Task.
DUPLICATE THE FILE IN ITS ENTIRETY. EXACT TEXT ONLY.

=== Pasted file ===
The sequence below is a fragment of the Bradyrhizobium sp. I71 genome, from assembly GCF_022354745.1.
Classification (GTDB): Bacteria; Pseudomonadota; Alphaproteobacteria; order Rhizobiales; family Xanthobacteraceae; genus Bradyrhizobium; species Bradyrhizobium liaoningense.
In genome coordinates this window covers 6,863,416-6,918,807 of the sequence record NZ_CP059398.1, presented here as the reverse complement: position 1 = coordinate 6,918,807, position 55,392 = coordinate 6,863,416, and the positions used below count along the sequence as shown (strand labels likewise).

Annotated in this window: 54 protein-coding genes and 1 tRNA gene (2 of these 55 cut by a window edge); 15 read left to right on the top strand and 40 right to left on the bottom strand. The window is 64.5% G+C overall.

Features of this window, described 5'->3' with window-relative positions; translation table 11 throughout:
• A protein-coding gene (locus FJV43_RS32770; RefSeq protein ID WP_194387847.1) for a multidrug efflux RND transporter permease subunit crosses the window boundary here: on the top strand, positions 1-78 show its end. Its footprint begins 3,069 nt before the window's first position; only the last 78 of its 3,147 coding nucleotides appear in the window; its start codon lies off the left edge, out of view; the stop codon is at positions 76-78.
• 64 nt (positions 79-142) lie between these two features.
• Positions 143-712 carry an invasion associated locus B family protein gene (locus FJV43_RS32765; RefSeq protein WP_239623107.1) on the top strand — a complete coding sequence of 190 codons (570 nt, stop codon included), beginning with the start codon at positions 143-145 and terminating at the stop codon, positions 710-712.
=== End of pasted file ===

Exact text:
The sequence below is a fragment of the Bradyrhizobium sp. I71 genome, from assembly GCF_022354745.1.
Classification (GTDB): Bacteria; Pseudomonadota; Alphaproteobacteria; order Rhizobiales; family Xanthobacteraceae; genus Bradyrhizobium; species Bradyrhizobium liaoningense.
In genome coordinates this window covers 6,863,416-6,918,807 of the sequence record NZ_CP059398.1, presented here as the reverse complement: position 1 = coordinate 6,918,807, position 55,392 = coordinate 6,863,416, and the positions used below count along the sequence as shown (strand labels likewise).

Annotated in this window: 54 protein-coding genes and 1 tRNA gene (2 of these 55 cut by a window edge); 15 read left to right on the top strand and 40 right to left on the bottom strand. The window is 64.5% G+C overall.

Features of this window, described 5'->3' with window-relative positions; translation table 11 throughout:
• A protein-coding gene (locus FJV43_RS32770; RefSeq protein ID WP_194387847.1) for a multidrug efflux RND transporter permease subunit crosses the window boundary here: on the top strand, positions 1-78 show its end. Its footprint begins 3,069 nt before the window's first position; only the last 78 of its 3,147 coding nucleotides appear in the window; its start codon lies off the left edge, out of view; the stop codon is at positions 76-78.
• 64 nt (positions 79-142) lie between these two features.
• Positions 143-712 carry an invasion associated locus B family protein gene (locus FJV43_RS32765; RefSeq protein WP_239623107.1) on the top strand — a complete coding sequence of 190 codons (570 nt, stop codon included), beginning with the start codon at positions 143-145 and terminating at the stop codon, positions 710-712.